Photographs and illustrations are powerful tools. They attract and engage clients and play an important role in cultivating a professional, vibrant image for your business.

But what if your photos are blurry, low quality, or upload so slowly that your clients don’t stick around to see them? Definitely not the professional image you want.

In order to promote your business with high quality images, you need to make sure to use the correct file type for each specific use. Check out these four common file types and the best usage for each one.

JPG — Joint Photographic Experts Group

This is the file type of choice for photos on the web. JPEGs support 24 bit color— that’s 16.7 million colors — and they compress every time they are saved, which results in a remarkably small file size. This small size allows for a fast internet upload speed, which is good for your website and social media platforms. However, JPEGs are ‘lossy’ files, meaning that every time the file is compressed or saved it looses some of the image quality. While this is okay for most full colored photographs, it is not a good choice for logos, images with a lot of text, or line drawings that will become too blurry and loose their crisp edges with compression. JPEGs also do not support transparency, which means that if your image is oddly shaped or not full size, you’ll always see a white background behind it— not the background of your web page or design platform.

Pros: Small file size, supports 24 bit color
Cons: Lower image quality, doesn’t support transparency

PNG — Portable Network Graphic

PNG files are used for logos, images with text, and web graphics that need to maintain their original crisp quality. This file type supports transparency and both 8 bit and 24 bit color, providing a huge array of color options. PNG is considered a ‘lossless’ file type, meaning that none of the image information or quality is lost when it is saved. An image saved as a PNG will have a cleaner, less jagged appearance, but it also will have a much larger file size. Because of this, PNG is not a good format for large photographs on the web.

Pros: High quality image, supports 8 bit and 24 bit color, supports transparency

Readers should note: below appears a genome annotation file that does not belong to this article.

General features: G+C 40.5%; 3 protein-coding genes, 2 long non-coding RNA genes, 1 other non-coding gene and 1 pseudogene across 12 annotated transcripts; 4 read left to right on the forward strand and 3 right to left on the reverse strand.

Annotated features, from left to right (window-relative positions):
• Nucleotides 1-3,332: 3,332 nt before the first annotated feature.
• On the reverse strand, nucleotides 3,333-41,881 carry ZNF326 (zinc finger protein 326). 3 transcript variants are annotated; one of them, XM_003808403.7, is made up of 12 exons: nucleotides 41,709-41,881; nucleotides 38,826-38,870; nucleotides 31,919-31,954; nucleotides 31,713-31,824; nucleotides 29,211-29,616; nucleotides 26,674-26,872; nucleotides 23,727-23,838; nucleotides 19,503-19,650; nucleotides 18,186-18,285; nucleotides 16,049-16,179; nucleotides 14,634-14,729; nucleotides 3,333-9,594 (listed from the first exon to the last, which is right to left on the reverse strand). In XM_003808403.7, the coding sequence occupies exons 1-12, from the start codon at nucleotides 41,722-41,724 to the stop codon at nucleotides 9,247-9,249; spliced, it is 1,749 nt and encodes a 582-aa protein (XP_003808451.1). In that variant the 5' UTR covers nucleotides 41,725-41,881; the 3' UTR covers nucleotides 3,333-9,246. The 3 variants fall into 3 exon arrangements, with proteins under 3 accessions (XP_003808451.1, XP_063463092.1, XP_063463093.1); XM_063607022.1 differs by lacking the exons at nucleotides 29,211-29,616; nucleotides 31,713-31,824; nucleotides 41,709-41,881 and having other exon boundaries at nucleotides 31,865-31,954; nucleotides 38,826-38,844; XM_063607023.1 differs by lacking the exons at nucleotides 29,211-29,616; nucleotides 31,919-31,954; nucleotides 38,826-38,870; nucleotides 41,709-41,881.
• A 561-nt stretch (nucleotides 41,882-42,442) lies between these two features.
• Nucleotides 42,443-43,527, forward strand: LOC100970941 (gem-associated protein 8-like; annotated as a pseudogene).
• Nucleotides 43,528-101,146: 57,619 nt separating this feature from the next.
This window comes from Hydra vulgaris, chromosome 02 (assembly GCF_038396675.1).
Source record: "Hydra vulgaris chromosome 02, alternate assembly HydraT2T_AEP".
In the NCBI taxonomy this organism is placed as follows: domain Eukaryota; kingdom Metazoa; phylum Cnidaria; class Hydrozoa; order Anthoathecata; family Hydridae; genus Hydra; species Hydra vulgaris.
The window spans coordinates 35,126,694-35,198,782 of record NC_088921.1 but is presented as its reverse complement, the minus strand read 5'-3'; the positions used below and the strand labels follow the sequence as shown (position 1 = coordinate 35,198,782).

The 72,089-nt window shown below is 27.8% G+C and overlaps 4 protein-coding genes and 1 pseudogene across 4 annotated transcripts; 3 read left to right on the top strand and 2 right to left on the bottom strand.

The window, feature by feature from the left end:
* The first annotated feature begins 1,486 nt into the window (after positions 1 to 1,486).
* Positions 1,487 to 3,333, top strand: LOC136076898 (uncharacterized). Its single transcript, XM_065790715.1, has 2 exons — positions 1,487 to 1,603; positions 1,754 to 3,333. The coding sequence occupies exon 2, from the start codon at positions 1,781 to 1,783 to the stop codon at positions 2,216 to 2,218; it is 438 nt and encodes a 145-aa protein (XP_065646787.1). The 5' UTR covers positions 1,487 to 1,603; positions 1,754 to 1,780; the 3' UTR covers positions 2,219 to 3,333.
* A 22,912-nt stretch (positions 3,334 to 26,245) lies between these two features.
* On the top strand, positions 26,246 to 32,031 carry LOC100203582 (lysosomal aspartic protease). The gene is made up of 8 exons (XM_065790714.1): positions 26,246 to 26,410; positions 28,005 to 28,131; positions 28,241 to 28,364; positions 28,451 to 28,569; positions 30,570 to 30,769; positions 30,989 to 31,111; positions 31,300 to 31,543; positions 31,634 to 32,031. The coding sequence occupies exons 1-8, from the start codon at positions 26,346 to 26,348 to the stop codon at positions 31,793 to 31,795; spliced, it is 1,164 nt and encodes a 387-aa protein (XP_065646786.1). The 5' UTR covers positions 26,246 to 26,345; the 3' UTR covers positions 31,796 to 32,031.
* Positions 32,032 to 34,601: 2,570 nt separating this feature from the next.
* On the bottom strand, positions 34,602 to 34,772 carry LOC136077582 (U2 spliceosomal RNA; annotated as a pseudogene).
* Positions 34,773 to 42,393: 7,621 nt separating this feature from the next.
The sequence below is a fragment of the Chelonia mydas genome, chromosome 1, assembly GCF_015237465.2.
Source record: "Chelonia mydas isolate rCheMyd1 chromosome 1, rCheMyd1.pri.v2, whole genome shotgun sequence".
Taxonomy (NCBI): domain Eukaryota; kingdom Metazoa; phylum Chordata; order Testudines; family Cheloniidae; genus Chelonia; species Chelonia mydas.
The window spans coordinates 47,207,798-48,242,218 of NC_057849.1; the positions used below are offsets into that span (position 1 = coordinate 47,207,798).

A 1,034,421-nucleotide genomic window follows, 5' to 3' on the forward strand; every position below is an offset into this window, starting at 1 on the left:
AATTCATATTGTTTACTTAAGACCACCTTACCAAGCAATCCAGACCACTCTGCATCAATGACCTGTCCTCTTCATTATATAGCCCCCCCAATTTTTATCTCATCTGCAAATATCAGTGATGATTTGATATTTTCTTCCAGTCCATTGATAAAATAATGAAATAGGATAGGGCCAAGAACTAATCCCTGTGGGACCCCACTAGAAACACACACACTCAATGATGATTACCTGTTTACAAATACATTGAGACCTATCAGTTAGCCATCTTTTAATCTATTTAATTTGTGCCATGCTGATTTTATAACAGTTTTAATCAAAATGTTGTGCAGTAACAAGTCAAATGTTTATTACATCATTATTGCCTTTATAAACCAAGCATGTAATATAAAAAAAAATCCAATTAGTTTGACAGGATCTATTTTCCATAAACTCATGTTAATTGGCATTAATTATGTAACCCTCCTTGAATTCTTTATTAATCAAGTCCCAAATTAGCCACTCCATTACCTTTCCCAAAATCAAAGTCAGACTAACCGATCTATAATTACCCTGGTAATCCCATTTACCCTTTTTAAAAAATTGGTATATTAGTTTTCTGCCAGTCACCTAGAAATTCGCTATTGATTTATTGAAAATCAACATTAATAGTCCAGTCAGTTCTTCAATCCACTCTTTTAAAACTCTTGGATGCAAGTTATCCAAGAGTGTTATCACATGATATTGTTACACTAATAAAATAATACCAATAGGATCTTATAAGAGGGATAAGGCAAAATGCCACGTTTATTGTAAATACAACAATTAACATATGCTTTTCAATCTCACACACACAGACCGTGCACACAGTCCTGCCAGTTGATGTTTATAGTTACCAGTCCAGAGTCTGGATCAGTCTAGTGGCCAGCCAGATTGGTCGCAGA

Cons: Large file size, slow upload speed online

GIF — Graphics Interchange Format

GIFs are best used for simple web graphics or animations. These files support transparency, but they also only support 8 bit color — a range of 256 colors — and are not a good choice for full photographs. Because they are small (like JPEG) and lossless (like PNG), they can be ideal for web banners, charts, and buttons that only require a limited variety of colors. Short animations are also commonly saved as GIF files.

Pros: Small file size, higher quality image, supports transparency
Cons: Only supports 8 bit color

TIFF—Tagged Image File Format

These are perhaps the largest file size, and are mostly used for photographs for print or images that will require repeated editing. The files are lossless and never compress, and support layers, transparency, and full color options. TIFFs were developed to provide a high quality, editable image and are most commonly used for print and design programs. Because the file size is so large, they are not ideal for any type of web use.

Pros: Very high quality, supports layers, transparency, and full color
Cons: Extremely large file size, not suitable for web use

To wrap all of that up—

JPEG — Use for photographs on the web. Small, lossy file size that supports 24 bit color but not transparency.

PNG — Use for logos, images with text, and precision drawings. Large, lossless file size that supports full color and transparency.

GIF — Use for web buttons, banners, and charts or compact animations. Small, lossless file type that supports transparency. Only supports 8 bit color.

TIFF — Use for photographs for print or files that need to be edited repeatedly. Large, lossless file for high quality images. Not best used for web.

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